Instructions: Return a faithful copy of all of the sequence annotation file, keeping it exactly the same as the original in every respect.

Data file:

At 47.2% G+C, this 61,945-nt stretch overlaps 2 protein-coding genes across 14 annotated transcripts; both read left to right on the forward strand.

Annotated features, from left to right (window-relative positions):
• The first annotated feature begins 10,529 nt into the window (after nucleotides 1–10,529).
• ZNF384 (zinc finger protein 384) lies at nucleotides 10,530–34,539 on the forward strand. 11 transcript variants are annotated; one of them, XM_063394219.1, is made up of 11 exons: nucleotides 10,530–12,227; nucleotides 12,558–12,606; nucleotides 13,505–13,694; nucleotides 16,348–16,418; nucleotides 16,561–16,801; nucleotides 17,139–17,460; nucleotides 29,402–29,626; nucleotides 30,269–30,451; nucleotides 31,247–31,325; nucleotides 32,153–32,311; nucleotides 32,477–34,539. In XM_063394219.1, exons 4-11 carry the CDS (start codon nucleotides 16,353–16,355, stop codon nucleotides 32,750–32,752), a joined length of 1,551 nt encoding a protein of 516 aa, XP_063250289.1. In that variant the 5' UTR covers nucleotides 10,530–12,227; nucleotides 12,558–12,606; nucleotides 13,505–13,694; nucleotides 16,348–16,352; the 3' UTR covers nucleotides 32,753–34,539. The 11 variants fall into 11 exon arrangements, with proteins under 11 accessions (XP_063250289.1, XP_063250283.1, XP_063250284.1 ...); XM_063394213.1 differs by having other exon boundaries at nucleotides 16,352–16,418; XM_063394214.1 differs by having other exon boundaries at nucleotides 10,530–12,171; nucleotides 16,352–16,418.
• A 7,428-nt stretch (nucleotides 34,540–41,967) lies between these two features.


At 47.2% G+C, this 61,945-nt stretch overlaps 2 protein-coding genes across 14 annotated transcripts; both read left to right on the forward strand.

Annotated features, from left to right (window-relative positions):
• The first annotated feature begins 10,529 nt into the window (after nucleotides 1–10,529).
• ZNF384 (zinc finger protein 384) lies at nucleotides 10,530–34,539 on the forward strand. 11 transcript variants are annotated; one of them, XM_063394219.1, is made up of 11 exons: nucleotides 10,530–12,227; nucleotides 12,558–12,606; nucleotides 13,505–13,694; nucleotides 16,348–16,418; nucleotides 16,561–16,801; nucleotides 17,139–17,460; nucleotides 29,402–29,626; nucleotides 30,269–30,451; nucleotides 31,247–31,325; nucleotides 32,153–32,311; nucleotides 32,477–34,539. In XM_063394219.1, exons 4-11 carry the CDS (start codon nucleotides 16,353–16,355, stop codon nucleotides 32,750–32,752), a joined length of 1,551 nt encoding a protein of 516 aa, XP_063250289.1. In that variant the 5' UTR covers nucleotides 10,530–12,227; nucleotides 12,558–12,606; nucleotides 13,505–13,694; nucleotides 16,348–16,352; the 3' UTR covers nucleotides 32,753–34,539. The 11 variants fall into 11 exon arrangements, with proteins under 11 accessions (XP_063250289.1, XP_063250283.1, XP_063250284.1 ...); XM_063394213.1 differs by having other exon boundaries at nucleotides 16,352–16,418; XM_063394214.1 differs by having other exon boundaries at nucleotides 10,530–12,171; nucleotides 16,352–16,418.
• A 7,428-nt stretch (nucleotides 34,540–41,967) lies between these two features.